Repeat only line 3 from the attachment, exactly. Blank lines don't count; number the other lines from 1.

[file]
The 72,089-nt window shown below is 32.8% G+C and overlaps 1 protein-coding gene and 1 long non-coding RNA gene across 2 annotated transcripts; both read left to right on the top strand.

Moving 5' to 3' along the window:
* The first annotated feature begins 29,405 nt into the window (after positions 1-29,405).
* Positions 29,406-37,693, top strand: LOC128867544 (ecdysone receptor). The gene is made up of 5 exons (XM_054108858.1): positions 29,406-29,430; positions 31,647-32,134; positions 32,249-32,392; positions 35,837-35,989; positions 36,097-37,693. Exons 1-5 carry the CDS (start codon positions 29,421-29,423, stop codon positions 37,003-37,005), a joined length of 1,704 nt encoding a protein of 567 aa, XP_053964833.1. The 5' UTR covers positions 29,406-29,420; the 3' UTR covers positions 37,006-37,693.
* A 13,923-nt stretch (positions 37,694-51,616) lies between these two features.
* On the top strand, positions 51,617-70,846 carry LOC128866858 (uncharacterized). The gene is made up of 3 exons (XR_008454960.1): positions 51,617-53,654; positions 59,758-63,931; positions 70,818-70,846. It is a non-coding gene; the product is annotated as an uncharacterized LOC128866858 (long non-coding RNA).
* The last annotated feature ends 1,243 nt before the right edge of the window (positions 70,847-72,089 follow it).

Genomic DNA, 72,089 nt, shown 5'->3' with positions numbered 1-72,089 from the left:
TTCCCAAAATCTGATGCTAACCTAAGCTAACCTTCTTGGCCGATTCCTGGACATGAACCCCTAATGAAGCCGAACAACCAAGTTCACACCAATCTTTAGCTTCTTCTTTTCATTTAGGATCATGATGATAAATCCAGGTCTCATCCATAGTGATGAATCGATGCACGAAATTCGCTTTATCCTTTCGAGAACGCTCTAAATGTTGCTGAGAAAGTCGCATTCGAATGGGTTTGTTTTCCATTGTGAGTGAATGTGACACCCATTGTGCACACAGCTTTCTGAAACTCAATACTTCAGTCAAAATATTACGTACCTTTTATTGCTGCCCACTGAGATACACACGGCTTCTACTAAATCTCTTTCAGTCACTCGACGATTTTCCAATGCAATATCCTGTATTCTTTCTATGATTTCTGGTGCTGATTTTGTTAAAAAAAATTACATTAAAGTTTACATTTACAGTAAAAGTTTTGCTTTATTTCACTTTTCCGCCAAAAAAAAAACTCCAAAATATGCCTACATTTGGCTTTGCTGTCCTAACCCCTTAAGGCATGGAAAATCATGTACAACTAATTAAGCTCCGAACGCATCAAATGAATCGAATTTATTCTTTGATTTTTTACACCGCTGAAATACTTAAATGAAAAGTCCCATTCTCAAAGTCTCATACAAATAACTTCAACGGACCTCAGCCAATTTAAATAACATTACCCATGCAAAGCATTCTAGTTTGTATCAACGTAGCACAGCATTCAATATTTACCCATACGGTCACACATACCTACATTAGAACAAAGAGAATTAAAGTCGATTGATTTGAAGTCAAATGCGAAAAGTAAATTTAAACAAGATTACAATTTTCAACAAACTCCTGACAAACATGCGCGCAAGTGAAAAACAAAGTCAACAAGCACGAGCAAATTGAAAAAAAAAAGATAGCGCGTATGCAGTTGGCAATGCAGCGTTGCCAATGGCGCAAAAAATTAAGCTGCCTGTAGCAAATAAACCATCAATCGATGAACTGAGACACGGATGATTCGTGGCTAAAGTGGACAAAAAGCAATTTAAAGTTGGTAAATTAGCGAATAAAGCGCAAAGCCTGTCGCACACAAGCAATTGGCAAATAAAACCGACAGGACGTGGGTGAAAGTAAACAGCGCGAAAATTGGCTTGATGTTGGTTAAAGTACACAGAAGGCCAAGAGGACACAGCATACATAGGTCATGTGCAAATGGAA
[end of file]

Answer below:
* The first annotated feature begins 29,405 nt into the window (after positions 1-29,405).